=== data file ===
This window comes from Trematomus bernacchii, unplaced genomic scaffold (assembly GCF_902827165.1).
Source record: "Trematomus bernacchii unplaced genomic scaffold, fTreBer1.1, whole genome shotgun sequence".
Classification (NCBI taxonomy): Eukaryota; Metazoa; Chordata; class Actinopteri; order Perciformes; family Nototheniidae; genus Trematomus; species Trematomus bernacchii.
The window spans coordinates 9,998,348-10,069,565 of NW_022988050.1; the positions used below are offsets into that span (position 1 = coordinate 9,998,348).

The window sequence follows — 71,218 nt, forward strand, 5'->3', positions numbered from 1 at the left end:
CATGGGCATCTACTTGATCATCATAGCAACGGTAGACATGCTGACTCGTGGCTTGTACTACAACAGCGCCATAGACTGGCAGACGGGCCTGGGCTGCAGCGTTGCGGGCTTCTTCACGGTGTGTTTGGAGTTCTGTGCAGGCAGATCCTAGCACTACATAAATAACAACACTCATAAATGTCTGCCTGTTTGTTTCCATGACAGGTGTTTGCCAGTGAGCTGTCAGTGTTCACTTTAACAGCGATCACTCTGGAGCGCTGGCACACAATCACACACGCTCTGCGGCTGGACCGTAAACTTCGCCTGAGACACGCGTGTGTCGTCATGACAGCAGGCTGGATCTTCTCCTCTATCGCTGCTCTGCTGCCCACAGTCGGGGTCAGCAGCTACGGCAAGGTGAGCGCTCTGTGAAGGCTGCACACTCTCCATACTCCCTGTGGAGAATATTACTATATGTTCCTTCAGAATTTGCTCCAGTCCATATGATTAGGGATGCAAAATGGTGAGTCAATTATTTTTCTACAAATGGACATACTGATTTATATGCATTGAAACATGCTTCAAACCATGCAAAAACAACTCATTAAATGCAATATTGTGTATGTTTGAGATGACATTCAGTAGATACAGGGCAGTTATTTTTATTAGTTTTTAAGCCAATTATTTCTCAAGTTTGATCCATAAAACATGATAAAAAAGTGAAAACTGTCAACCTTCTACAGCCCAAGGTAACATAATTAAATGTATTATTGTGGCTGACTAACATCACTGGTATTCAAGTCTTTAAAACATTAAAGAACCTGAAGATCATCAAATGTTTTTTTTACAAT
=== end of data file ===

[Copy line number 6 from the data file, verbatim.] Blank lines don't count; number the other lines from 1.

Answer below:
CATGGGCATCTACTTGATCATCATAGCAACGGTAGACATGCTGACTCGTGGCTTGTACTACAACAGCGCCATAGACTGGCAGACGGGCCTGGGCTGCAGCGTTGCGGGCTTCTTCACGGTGTGTTTGGAGTTCTGTGCAGGCAGATCCTAGCACTACATAAATAACAACACTCATAAATGTCTGCCTGTTTGTTTCCATGACAGGTGTTTGCCAGTGAGCTGTCAGTGTTCACTTTAACAGCGATCACTCTGGAGCGCTGGCACACAATCACACACGCTCTGCGGCTGGACCGTAAACTTCGCCTGAGACACGCGTGTGTCGTCATGACAGCAGGCTGGATCTTCTCCTCTATCGCTGCTCTGCTGCCCACAGTCGGGGTCAGCAGCTACGGCAAGGTGAGCGCTCTGTGAAGGCTGCACACTCTCCATACTCCCTGTGGAGAATATTACTATATGTTCCTTCAGAATTTGCTCCAGTCCATATGATTAGGGATGCAAAATGGTGAGTCAATTATTTTTCTACAAATGGACATACTGATTTATATGCATTGAAACATGCTTCAAACCATGCAAAAACAACTCATTAAATGCAATATTGTGTATGTTTGAGATGACATTCAGTAGATACAGGGCAGTTATTTTTATTAGTTTTTAAGCCAATTATTTCTCAAGTTTGATCCATAAAACATGATAAAAAAGTGAAAACTGTCAACCTTCTACAGCCCAAGGTAACATAATTAAATGTATTATTGTGGCTGACTAACATCACTGGTATTCAAGTCTTTAAAACATTAAAGAACCTGAAGATCATCAAATGTTTTTTTTACAAT